While "consolidation of government services" sounds pretty dry, this is actually really important. Today's Globe reports that the Boston Foundation and Massachusetts Taxpayers Foundation believe $65 million a year could be saved by consolidating social service and public health programs. The article is here.
 
 
Yesterday's NY Times ran an opinion piece on the dire choices facing states, including Massachusetts, that have long underfunded their pension plans.

"The market forced private employers like General Motors to restructure retirement plans or suffer bankruptcy. Government’s greater ability to borrow enables it to defer hard choices but, as Greece discovered, not even governments can borrow forever. The days when state officials may shield their workers while subjecting all other constituents to hardship are fast at an end."
 
 
According to today's Globe, State House and Senate legislators agreed on a $27.6 billion budget plan for next fiscal year that would require all government offices to remain open on Bunker Hill Day and Evacuation Day. The full House & Senate will vote on the budget today and then it goes to Governor Patrick's desk to sign. He has said in the past that he supports eliminating those 2 paid holidays.
 
 
The Lawrence Eagle-Tribune reports that taxpayers in that debt-laden city spent $27,000 on overtime for firefighters over Memorial Day weekend.  And this is at a time when the city is facing 35 police layoffs next year, meaning "no gang patrols, drug patrols, auto insurance fraud investigations or burglary apprehensions."

City & town managers, not just in Lawrence but across the Commonwealth, have to decide how to spend scarce public resources. If you're spending it on overtime, you're not spending it on something else that may be more valuable to your citizens.
 
 
This New York Times article talks about the steps many states are taking to pare down their pension costs, including in the case of Colorado, even cutting back on benefits for current retirees.

“We’re within a few years of having some of the pension funds run out of money,” said R. Eden Martin, president of the Commercial Club of Chicago, a business group that has been warning of a “financial implosion” for several years. “Funding for the schools is going to be cut radically. Funding for Medicaid. As these things all mount up, there’s going to be a lot of outrage.”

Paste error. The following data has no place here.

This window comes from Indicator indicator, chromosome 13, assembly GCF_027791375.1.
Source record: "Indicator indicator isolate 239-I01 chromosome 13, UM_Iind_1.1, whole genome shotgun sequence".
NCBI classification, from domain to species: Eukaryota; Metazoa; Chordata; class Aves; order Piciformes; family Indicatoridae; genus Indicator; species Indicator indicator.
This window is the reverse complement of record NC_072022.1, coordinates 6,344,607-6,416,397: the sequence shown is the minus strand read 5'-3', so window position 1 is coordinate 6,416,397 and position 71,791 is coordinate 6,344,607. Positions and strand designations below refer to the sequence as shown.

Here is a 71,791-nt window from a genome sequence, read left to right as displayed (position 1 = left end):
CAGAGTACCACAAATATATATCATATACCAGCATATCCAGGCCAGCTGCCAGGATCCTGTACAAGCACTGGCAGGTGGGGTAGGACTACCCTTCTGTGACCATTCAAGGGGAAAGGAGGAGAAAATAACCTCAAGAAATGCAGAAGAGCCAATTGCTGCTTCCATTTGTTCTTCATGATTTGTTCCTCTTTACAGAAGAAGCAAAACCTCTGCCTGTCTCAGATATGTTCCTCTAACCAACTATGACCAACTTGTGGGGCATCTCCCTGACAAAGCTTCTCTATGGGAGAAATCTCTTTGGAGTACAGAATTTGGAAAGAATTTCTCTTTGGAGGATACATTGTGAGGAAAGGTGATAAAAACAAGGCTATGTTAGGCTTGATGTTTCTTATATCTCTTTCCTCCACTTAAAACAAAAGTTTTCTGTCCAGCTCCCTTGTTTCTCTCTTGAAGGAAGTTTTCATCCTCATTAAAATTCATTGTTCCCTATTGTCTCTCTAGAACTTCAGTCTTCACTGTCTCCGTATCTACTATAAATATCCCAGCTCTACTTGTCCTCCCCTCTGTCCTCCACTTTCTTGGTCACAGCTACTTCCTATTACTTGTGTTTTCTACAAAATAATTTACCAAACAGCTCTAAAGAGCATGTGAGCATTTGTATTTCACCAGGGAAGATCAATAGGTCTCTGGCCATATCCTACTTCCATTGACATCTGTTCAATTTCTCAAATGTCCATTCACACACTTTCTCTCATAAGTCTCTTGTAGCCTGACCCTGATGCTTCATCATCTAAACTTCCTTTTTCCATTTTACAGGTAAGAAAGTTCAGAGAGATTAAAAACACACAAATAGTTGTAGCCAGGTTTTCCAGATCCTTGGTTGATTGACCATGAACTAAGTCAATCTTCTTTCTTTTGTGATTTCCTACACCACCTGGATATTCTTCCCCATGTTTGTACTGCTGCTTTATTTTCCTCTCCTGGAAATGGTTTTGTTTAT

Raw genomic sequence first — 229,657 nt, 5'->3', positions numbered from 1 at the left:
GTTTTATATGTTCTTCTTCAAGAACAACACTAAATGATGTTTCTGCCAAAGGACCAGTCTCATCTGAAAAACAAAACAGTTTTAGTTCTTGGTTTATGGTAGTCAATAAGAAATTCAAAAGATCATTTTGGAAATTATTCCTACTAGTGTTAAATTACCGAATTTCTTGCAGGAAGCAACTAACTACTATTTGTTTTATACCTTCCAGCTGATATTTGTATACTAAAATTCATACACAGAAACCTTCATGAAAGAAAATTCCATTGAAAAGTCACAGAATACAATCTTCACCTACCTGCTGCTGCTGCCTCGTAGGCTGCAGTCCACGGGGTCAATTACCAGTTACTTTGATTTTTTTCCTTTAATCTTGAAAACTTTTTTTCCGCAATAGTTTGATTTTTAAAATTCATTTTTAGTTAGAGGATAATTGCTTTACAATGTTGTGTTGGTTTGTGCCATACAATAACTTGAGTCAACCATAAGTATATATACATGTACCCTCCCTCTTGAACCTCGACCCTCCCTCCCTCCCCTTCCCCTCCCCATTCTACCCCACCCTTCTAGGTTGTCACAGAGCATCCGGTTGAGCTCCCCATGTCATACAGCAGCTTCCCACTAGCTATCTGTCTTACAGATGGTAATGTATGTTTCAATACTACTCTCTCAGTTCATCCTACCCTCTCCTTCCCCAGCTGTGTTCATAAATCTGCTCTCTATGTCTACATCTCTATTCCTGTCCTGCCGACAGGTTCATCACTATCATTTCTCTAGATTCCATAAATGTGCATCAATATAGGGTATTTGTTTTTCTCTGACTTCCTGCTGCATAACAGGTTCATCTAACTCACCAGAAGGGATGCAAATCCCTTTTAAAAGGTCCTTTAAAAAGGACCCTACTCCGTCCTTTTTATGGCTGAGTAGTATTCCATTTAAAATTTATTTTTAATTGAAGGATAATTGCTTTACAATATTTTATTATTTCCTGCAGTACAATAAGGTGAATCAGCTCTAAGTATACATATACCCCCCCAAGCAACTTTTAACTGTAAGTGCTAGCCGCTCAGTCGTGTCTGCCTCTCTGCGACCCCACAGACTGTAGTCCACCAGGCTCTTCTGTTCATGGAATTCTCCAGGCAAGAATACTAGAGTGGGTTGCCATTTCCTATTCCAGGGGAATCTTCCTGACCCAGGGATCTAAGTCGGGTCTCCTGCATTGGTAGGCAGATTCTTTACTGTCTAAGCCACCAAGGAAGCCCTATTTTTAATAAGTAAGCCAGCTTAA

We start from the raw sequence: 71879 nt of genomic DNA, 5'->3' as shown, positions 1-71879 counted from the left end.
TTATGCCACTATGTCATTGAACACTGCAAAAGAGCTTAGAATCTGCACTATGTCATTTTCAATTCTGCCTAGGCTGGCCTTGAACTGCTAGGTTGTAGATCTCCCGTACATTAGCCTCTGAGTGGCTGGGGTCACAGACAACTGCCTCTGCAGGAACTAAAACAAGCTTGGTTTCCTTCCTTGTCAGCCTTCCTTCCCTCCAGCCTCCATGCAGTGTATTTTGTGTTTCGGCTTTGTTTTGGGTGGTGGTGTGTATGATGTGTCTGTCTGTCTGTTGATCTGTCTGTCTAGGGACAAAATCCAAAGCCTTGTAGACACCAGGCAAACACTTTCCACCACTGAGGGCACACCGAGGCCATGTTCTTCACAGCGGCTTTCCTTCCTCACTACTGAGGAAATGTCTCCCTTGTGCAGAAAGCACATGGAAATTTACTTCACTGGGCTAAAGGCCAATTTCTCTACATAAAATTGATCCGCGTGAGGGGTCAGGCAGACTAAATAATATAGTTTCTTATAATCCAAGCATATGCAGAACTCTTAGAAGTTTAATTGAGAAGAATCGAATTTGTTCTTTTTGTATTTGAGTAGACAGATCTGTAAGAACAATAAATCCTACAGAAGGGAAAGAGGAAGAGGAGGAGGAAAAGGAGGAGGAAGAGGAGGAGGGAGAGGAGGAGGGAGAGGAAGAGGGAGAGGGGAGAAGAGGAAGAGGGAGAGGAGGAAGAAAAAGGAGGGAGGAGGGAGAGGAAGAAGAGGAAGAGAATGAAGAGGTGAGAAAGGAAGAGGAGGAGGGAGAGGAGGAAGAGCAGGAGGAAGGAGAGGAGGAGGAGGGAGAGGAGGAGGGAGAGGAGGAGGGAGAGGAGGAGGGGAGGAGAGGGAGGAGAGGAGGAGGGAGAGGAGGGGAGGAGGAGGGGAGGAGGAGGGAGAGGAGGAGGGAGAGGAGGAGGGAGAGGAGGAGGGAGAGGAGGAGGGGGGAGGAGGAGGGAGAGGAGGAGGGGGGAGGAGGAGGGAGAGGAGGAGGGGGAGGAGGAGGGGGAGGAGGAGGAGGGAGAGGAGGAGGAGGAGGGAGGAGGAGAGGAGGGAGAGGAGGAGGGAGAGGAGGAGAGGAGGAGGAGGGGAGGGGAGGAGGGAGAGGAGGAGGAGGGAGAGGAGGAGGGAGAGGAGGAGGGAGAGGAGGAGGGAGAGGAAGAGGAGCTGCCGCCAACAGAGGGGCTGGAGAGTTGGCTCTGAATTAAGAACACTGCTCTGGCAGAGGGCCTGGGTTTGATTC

(The article does not mention Massachusetts but we have a pension liability of nearly 15 billion dollars.)
 
 
If you live in Suffolk County, don't bother trying to use any public services... they're on vacation. (Take action to end this waste!)
 
 
The Globe reports  today that the UMass Building Authority Board voted 9 to 2 in favor of requiring a union workforce for $750 million makeover of the UMass Boston campus. Proponents justify the higher labor cost as being "a worthwhile insurance policy against a disruptive labor dispute."  (Is it just me or does this sound like a protection racket?)

This points to a larger problem:  Massachusetts' infrastructure is in desperate need of repair. The backlog has been estimated to be $17-20 billion. We cannot afford to inflate construction costs by an estimated $100 million when we have so many urgent infrastructure needs.

 
 
We have uploaded the history of Pacheco Law votes... see here
 
 
While it's not a statewide issue but rather a Boston issue, it is still relevant for all Massachusetts taxpayers in that it sets a precedent that all union negotiators will look at - Boston firefighters ended up with less than they wanted, but they are still 1) getting paid more for agreeing to come to work sober; and 2) getting generous raises at a time when the cost of living adjustment is zero, and many taxpayers are out of work or seeing their wages and hours cut.

And that stinks.

The Globe's editorial today is spot on)
 
 
Eliminating Bunker Hill Day and Evacuation Day as paid holidays for state workers would save the state $5-6 million, according to the Mass. Taxpayers Foundation.

$6 million is also how much the state lacks to "renovate or preserve Massachusetts park and recreational facilities", according to this Globe opinion piece.

There is a finite supply of taxpayer money. We expect our elected officials to spend it wisely on our behalf. Spending it on 2 additional paid holidays for state workers instead of fixing up the parks that are for the enjoyment of all of us is an outrage.

(See here for how to take action to end these frivolous holidays!)